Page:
The story so far...
In his quest to discover the meaning of Dramaturgy, Gareth K Vile has gone back in time to the eighteenth century. Noticing that Lessing first used the term in the 1740s, he is tracing the relationship between Enlightenment thought and the functions of Dramaturgy. He's convinced that placing Dramaturgy within the context of its genesis, he'll be able to create a working definition that allows him to further his studies.
My suspicion is that the past is constantly in a process of revision. Rather like in those X-Men adventures when a character goes back in time to prevent a particular event, which then changes history, contemporary thinkers re-evaluate their ancestors in an attempt to prove their own position.
I've been looking up Lessing, and just discovered the other academic discipline that is still interested in his writings. Turns out that the son of a preacher-man did some theology. In 1961, Irving Louis Horowitz examined Lessing's theology (Lessing and Hamann: Two Views on Religion and Enlightenment: Church History, Vol. 30, No. 3 (Sep., 1961)). Far from being a complete religious sceptic, Lessing attempted to reconcile religious revelation and reason. He's kind of a compromise between the anti-clerical thoughts of Diderot and a more philosophical - and mystical - Christian tradition.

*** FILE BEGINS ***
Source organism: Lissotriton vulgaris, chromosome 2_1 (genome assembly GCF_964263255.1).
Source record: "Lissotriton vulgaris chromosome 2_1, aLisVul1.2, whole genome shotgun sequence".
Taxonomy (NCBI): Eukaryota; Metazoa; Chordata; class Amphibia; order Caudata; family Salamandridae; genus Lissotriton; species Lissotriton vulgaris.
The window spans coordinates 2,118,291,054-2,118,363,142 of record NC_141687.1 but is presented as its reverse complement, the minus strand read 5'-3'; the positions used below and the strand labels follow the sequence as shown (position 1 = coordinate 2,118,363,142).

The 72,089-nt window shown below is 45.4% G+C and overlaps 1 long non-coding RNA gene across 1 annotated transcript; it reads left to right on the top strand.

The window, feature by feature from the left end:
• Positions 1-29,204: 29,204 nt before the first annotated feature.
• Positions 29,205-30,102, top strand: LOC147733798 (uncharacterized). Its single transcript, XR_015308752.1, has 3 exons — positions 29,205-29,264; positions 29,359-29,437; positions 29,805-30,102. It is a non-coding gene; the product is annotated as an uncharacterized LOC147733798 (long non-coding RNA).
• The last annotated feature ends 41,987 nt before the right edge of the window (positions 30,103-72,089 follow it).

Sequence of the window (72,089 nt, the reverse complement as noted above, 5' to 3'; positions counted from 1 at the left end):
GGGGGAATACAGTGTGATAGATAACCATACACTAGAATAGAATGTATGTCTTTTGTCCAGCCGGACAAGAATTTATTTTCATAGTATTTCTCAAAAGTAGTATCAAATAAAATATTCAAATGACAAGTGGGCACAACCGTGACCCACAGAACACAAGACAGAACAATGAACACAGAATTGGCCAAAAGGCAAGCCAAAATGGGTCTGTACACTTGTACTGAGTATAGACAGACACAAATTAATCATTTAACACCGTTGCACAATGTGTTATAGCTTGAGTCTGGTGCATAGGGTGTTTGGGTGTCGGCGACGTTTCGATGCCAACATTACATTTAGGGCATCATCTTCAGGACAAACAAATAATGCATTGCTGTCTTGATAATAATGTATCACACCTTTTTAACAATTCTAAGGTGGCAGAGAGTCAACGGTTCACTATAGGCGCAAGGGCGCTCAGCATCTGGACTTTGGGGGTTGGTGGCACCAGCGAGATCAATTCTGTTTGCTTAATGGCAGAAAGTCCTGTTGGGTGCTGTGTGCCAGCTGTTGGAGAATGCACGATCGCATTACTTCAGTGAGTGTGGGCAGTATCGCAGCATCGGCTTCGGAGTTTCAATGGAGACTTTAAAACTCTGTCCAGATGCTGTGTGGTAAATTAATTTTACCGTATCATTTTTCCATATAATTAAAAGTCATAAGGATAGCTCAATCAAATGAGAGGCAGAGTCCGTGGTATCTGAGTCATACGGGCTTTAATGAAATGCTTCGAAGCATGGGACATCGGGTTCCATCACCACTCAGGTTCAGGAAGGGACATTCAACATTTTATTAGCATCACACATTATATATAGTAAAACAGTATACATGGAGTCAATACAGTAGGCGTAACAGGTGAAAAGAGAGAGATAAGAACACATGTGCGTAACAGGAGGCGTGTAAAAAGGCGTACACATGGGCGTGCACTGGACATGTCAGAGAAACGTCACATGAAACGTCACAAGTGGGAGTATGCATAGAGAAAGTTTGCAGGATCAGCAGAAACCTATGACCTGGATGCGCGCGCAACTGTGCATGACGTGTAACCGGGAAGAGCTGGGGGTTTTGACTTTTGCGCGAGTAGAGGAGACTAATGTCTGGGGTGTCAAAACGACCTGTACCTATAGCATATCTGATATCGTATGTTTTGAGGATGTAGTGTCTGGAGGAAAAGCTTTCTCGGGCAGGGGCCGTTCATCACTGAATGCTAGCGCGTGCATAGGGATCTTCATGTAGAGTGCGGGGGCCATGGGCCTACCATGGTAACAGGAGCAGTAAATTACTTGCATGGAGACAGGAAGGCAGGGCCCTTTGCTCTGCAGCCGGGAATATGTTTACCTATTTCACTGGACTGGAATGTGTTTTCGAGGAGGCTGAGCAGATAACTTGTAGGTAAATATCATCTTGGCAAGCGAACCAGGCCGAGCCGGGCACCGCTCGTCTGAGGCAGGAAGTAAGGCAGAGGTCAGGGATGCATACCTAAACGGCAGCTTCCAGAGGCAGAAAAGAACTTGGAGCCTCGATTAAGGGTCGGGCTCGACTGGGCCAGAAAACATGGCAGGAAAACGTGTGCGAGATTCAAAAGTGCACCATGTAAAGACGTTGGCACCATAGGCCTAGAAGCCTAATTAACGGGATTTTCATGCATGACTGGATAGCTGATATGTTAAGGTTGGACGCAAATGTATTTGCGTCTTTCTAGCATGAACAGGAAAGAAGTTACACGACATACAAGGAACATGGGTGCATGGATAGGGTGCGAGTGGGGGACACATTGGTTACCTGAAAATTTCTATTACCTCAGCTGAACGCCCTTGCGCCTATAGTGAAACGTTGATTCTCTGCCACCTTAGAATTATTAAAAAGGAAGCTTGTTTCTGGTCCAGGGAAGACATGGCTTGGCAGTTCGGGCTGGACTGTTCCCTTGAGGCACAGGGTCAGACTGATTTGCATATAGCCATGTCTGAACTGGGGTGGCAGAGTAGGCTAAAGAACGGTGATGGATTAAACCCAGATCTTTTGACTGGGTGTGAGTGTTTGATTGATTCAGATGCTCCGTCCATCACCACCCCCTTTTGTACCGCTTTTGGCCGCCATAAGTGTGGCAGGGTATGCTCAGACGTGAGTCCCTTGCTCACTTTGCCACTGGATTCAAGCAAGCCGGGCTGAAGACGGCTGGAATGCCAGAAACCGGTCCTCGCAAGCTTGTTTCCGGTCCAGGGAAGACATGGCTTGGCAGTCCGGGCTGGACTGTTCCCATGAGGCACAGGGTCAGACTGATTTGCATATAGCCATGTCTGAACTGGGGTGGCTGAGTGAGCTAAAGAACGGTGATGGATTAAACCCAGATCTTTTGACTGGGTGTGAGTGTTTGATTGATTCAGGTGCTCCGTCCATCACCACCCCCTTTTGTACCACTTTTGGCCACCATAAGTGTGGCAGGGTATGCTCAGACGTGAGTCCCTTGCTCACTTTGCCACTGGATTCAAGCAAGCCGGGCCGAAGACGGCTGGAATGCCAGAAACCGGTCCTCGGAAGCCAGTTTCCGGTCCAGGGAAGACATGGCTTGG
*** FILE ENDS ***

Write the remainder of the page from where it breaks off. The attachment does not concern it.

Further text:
Apart from challenging the mythology of a 'secular Enlightenment', Horowitz's essay notes that Lessing identified God as 'immanent' rather than 'transcendental'. Roughly, his notion is that God exists within the Universe, and doesn't sit on a big throne stroking his beard. Immanence ranges across a wide set of models, from a pagan pantheism where God is the physical universe (and nothing more) to a Christian view of the divine as incarnated within the world.
There might be a big 'so what?' about to follow, but here's the thing. The Enlightenment - say in Anthony Pagden's Big Cool Tome - is often interpreted as a break with religious thought. Kant's reply to the question 'what is enlightenment?' (TL;DR: 'grow up') is taken as a rejection of the 'authority through revelation model' encouraged by churches. But Lessing doesn't go that far. He sustains a dialogue with religious thought.
He doesn't dethrone reason, but he does see it in collaboration with spiritual faith. His ability to integrate the two approaches makes him more Reasonable than some of the more explicitly atheistic thinkers, and while he locates religious sentiment within the personal rather than social sphere, he's not abandoning the Christian tradition for an all-new, sparkling godless universe.
I fear we are still in the 'so what?' zone.
Well, there's the idea that continuity is important when considering the Enlightenment. Then there is the question of how a theological thinker might perceive theatre. Knowing that Lessing rejected the more Catholic notion of 'religion as social process' but accepted a personal engagement with the spiritual might help make sense of how he would then interpret various plays. It's all conjecture, but give it a chance...